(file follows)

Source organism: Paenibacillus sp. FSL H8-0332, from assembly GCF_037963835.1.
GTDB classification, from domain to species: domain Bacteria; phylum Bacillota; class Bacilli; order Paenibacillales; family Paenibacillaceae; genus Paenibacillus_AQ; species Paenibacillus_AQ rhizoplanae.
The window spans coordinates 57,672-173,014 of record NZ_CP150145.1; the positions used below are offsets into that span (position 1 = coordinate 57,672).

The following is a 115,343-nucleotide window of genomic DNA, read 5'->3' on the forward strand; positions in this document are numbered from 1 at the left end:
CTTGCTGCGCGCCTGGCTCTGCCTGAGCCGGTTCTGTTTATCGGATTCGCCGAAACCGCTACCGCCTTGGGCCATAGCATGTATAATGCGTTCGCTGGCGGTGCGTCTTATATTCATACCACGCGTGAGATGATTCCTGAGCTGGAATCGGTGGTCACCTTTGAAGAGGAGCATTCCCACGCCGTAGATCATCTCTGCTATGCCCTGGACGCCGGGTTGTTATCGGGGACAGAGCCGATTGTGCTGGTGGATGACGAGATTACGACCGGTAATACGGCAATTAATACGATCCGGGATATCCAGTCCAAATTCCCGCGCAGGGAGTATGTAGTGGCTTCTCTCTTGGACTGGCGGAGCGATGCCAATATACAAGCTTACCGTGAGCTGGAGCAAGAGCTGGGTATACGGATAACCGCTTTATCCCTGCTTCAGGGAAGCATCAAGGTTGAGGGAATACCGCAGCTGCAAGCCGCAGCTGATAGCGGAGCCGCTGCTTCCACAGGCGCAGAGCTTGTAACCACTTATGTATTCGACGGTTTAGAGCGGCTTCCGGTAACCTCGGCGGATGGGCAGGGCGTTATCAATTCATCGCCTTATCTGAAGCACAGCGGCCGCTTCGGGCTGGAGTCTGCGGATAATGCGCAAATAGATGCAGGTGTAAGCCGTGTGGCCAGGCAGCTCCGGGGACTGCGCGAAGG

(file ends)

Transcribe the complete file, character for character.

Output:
Source organism: Paenibacillus sp. FSL H8-0332, from assembly GCF_037963835.1.
GTDB classification, from domain to species: domain Bacteria; phylum Bacillota; class Bacilli; order Paenibacillales; family Paenibacillaceae; genus Paenibacillus_AQ; species Paenibacillus_AQ rhizoplanae.
The window spans coordinates 57,672-173,014 of record NZ_CP150145.1; the positions used below are offsets into that span (position 1 = coordinate 57,672).

The following is a 115,343-nucleotide window of genomic DNA, read 5'->3' on the forward strand; positions in this document are numbered from 1 at the left end:
CTTGCTGCGCGCCTGGCTCTGCCTGAGCCGGTTCTGTTTATCGGATTCGCCGAAACCGCTACCGCCTTGGGCCATAGCATGTATAATGCGTTCGCTGGCGGTGCGTCTTATATTCATACCACGCGTGAGATGATTCCTGAGCTGGAATCGGTGGTCACCTTTGAAGAGGAGCATTCCCACGCCGTAGATCATCTCTGCTATGCCCTGGACGCCGGGTTGTTATCGGGGACAGAGCCGATTGTGCTGGTGGATGACGAGATTACGACCGGTAATACGGCAATTAATACGATCCGGGATATCCAGTCCAAATTCCCGCGCAGGGAGTATGTAGTGGCTTCTCTCTTGGACTGGCGGAGCGATGCCAATATACAAGCTTACCGTGAGCTGGAGCAAGAGCTGGGTATACGGATAACCGCTTTATCCCTGCTTCAGGGAAGCATCAAGGTTGAGGGAATACCGCAGCTGCAAGCCGCAGCTGATAGCGGAGCCGCTGCTTCCACAGGCGCAGAGCTTGTAACCACTTATGTATTCGACGGTTTAGAGCGGCTTCCGGTAACCTCGGCGGATGGGCAGGGCGTTATCAATTCATCGCCTTATCTGAAGCACAGCGGCCGCTTCGGGCTGGAGTCTGCGGATAATGCGCAAATAGATGCAGGTGTAAGCCGTGTGGCCAGGCAGCTCCGGGGACTGCGCGAAGG